Printable metal inks are typically composed of premade nanoparticles that require postdeposition thermal sintering to produce crystalline, electrically conductive features. In this paper, it is shown that particle-free Ag inks made from simple, water-soluble metal salts such as silver nitrate can be ink-jet printed and converted into electrical features with tunable resistivity at low temperature (<100 °C) by exposure to a pure argon plasma. X-ray diffraction confirms that the converted inks are crystalline, and four-point probe electrical measurements show that the sheet resistances are a function of the pressure and power in the plasma. From cross-sectional scanning electron microscopy analysis, it is found that the morphology of the converted silver layer becomes increasingly dense with increasing plasma treatment time, which explains the measured changes in sheet resistance, and that the thickness of the layer is ∼1.5 μm, which yields a minimum resistivity of ∼6 × 10−8 Ω m, approximately 3.8 times higher than bulk resistivity of silver. Interestingly, the resistivity can be varied over a span of 6 orders of magnitude which allows resistor-capacitor filter devices to be fabricated exhibiting varying cut-off frequencies from a single material and geometry.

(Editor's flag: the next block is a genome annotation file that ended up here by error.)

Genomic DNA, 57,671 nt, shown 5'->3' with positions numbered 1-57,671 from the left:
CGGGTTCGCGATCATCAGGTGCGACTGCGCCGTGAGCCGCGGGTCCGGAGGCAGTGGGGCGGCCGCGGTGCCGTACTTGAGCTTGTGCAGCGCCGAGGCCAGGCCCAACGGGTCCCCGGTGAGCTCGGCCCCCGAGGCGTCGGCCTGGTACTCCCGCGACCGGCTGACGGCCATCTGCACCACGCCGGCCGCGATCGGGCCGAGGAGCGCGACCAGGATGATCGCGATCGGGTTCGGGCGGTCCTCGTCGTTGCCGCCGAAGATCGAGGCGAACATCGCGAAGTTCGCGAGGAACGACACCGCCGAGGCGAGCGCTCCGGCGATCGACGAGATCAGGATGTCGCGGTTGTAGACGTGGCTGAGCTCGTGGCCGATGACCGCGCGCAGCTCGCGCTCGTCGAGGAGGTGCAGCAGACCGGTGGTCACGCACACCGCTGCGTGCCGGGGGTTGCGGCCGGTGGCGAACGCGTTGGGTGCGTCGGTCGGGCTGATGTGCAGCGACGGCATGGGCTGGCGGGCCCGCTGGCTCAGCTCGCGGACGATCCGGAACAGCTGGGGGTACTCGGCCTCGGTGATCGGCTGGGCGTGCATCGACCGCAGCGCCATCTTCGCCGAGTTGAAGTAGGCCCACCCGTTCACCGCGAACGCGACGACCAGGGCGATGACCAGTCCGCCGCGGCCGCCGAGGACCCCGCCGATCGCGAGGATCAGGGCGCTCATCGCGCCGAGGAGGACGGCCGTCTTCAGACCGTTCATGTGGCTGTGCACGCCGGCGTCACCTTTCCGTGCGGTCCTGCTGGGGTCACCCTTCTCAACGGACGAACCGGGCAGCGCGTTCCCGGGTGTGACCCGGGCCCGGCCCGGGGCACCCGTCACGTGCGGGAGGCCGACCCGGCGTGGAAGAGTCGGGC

|Original language||English (US)|
|Journal||Journal of Vacuum Science and Technology A: Vacuum, Surfaces and Films|
|State||Published - Sep 1 2018|
Bibliographical noteFunding Information:
The authors thank the National Science Foundation (NSF) under Grant No. CMMI-1246715 for support of this work.
© 2018 Author(s).